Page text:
In sum, the only evidence supporting the indictment was Turner's unitemized bills, testimony from certain individuals who were unaware of the specific nature of work Turner did for BPU, and witnesses who refused to breach the attorney/client privilege in order to answer the grand jury's questions about what work was performed. Contrary to the Court of Appeals' belief, such equivocal nonproof testimony does not cure or trump the egregious errors visited upon these proceedings that polluted the process and denied fundamental fairness.
This may be more important in future Kansas cases with a more robust statutory grand jury procedure in use in some counties.

Searches incident to arrest from 2009 to 2011 probably violate statute

Gregory D. Bell won in State v. Julian, No. 105,695 (Kan. Sept. 5, 2014), upholding Judge Svaty's suppression order in a Rice County drug prosecution.  The case includes a nice primer on the law of searches incident to arrest.  This case turned on the former statute governing searches incident to arrest, which was repealed in its entirety effective July 1, 2011.  Because the search took place before that date, the statute applied.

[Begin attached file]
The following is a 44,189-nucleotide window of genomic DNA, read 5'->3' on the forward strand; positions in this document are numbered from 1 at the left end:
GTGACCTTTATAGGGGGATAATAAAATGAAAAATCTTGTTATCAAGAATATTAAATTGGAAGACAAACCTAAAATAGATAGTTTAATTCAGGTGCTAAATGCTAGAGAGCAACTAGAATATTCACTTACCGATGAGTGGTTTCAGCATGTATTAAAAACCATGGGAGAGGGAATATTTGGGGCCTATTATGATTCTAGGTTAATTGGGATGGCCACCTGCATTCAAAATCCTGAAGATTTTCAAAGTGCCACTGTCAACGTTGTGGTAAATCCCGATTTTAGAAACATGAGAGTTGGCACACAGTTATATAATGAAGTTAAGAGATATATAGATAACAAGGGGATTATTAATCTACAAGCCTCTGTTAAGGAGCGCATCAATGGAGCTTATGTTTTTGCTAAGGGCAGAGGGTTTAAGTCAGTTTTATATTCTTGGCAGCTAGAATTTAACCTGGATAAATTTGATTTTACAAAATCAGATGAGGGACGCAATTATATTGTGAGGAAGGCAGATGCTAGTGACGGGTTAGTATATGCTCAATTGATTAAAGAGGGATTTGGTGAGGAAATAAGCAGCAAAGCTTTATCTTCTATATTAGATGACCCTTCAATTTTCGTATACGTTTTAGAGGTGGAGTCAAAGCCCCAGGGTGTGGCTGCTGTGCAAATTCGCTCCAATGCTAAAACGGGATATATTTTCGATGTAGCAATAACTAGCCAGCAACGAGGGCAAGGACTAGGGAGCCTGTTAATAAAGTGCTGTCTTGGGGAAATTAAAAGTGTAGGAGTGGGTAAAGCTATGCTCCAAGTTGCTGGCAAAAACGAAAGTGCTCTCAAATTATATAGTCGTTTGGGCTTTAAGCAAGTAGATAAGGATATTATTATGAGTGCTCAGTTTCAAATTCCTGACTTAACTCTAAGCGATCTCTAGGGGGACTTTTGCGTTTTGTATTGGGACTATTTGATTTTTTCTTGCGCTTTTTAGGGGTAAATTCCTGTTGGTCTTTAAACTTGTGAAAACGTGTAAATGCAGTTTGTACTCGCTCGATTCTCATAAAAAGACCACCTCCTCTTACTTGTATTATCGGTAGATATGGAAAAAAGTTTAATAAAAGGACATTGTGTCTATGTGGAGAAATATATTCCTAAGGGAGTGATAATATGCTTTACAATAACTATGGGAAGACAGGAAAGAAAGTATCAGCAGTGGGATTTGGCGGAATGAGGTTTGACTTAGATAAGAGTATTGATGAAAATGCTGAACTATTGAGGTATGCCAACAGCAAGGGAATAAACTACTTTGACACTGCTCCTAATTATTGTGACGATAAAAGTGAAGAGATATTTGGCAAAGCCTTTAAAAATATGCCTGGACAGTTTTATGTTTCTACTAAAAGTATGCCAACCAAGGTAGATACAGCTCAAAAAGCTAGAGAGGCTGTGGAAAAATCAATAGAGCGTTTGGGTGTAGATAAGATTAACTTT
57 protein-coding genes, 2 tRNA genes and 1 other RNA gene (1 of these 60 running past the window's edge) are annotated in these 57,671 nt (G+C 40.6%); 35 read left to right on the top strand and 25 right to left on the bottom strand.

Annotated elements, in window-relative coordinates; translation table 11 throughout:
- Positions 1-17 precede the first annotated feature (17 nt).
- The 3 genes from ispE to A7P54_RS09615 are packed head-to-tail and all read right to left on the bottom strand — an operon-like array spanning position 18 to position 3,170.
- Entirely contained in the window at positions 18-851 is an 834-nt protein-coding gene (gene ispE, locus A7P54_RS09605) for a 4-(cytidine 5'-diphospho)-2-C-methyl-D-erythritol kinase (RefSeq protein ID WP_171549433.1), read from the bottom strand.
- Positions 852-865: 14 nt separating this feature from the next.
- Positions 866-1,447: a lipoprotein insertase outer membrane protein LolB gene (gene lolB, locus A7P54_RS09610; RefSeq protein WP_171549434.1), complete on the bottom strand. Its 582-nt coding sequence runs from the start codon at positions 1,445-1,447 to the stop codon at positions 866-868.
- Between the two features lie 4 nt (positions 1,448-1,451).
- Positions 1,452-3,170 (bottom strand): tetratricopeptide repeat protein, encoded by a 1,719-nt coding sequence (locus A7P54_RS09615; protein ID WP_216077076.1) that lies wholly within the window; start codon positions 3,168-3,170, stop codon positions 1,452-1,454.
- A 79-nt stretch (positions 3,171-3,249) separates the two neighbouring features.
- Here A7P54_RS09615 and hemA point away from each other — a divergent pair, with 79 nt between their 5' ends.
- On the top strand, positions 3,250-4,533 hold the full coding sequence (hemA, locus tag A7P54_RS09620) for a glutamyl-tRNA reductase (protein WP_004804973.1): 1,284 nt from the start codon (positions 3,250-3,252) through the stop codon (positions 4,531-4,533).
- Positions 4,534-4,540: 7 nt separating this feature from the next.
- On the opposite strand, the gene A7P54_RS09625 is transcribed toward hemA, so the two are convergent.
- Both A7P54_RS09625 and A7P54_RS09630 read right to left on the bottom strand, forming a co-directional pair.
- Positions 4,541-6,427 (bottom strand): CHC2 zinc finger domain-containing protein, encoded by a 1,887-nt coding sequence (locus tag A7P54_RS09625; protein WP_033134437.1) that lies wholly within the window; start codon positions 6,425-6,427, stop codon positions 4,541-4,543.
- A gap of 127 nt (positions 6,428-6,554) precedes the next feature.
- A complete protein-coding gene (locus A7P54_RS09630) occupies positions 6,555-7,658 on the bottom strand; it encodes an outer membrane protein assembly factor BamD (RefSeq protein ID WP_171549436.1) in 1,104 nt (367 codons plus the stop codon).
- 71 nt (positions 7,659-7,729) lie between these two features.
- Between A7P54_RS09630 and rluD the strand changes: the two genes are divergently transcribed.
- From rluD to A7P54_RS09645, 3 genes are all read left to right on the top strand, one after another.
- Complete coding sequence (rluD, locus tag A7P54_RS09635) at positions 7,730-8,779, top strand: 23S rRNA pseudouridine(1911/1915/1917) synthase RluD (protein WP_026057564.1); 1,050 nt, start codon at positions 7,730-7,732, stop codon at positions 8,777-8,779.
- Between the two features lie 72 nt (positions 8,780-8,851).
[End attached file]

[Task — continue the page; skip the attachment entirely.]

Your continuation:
The KSC observed that it has held that a 2006 amendment to K.S.A. 22-2501(c), which allowed for searches incident to arrest for evidence of "a" crime was facially unconstitutional after Arizona v. Gant in 2009.  As a result, the only constitutional purposes for a search incident to arrest pursuant to the statute after Gant was for protecting officer safety and preventing escape.  The search in Julian did not fall under those categories:
This was a warrantless search of a vehicle for evidence incident to arrest, conducted at a time when searches incident to arrest were governed in Kansas by statute, and the statute in effect at the time did not authorize searches for the purpose of discovering evidence. The search of Julian's vehicle was therefore illegal.

As a result, the KSC affirmed the suppression order.  The practical impact of this decision appears to be that from the time of the issuance of Gant (April 21, 2009) until the statute's repeal (July 1, 2011), any searches incident to arrest for the purposes of discovering evidence (which is most of them) were illegal and the fruits of those searches should be suppressed.

Saturday, September 20, 2014

No reasonable suspicion that assault rifle in small bag

Douglas L. Adams won in State v. White, No. 109,118 (Kan. App. Aug. 29, 2014)(unpublished), obtaining a suppression order in a Geary County drug prosecution.  The COA held that the record supported a finding that an investigatory stop was justified, that it was not improperly prolonged by a canine sniff, and that officers articulated a basis for searching the truck for weapons.  But it went on to reject any claim of voluntary consent and hold that the officer exceeded the proper scope of that investigatory stop: